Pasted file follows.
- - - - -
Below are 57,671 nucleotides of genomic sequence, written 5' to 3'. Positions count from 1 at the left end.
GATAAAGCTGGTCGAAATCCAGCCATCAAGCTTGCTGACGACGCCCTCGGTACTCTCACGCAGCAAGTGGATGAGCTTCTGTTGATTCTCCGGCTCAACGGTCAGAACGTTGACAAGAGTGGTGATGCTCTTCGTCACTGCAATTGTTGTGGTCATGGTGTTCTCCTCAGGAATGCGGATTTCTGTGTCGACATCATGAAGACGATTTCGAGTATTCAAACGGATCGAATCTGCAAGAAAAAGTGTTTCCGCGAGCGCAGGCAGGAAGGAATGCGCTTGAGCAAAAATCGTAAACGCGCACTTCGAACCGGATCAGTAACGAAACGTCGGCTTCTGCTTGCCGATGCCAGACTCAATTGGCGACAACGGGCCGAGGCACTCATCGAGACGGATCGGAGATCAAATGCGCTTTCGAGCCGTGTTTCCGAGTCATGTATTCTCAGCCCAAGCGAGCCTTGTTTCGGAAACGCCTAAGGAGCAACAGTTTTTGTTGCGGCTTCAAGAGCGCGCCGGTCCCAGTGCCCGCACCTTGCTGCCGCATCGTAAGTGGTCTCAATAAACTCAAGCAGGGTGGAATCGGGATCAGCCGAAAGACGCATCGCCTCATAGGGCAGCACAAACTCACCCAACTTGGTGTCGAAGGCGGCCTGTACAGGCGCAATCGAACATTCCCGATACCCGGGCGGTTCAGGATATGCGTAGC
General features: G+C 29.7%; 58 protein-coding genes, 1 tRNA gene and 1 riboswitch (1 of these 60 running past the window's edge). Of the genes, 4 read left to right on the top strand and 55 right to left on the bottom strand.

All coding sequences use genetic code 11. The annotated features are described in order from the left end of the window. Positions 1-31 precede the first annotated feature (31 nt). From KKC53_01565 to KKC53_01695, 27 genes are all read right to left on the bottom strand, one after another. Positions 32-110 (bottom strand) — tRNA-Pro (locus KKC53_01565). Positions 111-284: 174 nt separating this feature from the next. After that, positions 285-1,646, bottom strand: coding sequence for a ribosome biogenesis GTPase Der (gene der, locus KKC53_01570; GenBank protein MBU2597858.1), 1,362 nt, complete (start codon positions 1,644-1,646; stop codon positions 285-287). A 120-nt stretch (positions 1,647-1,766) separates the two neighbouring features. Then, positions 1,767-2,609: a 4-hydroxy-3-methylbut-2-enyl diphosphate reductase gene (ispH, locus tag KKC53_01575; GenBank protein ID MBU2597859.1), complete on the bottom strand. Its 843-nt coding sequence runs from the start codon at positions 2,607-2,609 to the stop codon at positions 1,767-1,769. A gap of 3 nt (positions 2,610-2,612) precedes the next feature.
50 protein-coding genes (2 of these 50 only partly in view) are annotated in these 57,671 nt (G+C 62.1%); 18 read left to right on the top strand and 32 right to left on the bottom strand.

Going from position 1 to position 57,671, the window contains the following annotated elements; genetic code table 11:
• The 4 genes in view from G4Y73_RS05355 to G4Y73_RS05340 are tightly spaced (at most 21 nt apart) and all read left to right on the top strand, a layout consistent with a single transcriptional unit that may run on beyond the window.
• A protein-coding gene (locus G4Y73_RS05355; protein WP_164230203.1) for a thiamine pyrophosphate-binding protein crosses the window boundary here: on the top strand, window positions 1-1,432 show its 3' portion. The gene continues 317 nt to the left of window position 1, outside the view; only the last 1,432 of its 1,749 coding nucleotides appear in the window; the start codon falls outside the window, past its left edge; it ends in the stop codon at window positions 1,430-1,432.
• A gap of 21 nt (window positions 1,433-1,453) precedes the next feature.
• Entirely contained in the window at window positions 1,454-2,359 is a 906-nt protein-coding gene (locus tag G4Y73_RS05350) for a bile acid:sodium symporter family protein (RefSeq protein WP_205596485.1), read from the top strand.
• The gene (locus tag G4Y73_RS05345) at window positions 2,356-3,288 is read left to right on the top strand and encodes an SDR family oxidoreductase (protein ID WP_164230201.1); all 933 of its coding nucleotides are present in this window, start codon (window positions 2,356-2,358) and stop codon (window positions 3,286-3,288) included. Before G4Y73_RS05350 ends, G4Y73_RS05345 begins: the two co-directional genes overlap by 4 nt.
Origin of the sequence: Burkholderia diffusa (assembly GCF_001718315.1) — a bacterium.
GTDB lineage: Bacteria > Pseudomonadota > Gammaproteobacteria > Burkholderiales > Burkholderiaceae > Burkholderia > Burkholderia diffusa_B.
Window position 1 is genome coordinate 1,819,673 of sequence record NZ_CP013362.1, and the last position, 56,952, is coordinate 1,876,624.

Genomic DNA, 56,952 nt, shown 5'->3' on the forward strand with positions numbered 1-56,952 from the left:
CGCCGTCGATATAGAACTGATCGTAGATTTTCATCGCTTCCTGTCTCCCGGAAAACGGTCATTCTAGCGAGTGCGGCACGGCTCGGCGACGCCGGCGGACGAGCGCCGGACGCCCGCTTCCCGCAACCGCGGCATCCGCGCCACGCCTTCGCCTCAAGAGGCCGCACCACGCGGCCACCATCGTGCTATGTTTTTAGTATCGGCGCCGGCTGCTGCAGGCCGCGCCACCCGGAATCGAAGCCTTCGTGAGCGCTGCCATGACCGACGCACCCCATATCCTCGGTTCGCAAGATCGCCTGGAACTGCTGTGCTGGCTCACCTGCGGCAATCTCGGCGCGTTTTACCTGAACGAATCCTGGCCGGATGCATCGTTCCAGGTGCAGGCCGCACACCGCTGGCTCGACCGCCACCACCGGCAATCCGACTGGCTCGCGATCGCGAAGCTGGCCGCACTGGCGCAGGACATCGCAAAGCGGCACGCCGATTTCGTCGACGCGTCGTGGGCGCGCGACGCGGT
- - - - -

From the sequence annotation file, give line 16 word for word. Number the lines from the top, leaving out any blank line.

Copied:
CGCCGTCGATATAGAACTGATCGTAGATTTTCATCGCTTCCTGTCTCCCGGAAAACGGTCATTCTAGCGAGTGCGGCACGGCTCGGCGACGCCGGCGGACGAGCGCCGGACGCCCGCTTCCCGCAACCGCGGCATCCGCGCCACGCCTTCGCCTCAAGAGGCCGCACCACGCGGCCACCATCGTGCTATGTTTTTAGTATCGGCGCCGGCTGCTGCAGGCCGCGCCACCCGGAATCGAAGCCTTCGTGAGCGCTGCCATGACCGACGCACCCCATATCCTCGGTTCGCAAGATCGCCTGGAACTGCTGTGCTGGCTCACCTGCGGCAATCTCGGCGCGTTTTACCTGAACGAATCCTGGCCGGATGCATCGTTCCAGGTGCAGGCCGCACACCGCTGGCTCGACCGCCACCACCGGCAATCCGACTGGCTCGCGATCGCGAAGCTGGCCGCACTGGCGCAGGACATCGCAAAGCGGCACGCCGATTTCGTCGACGCGTCGTGGGCGCGCGACGCGGT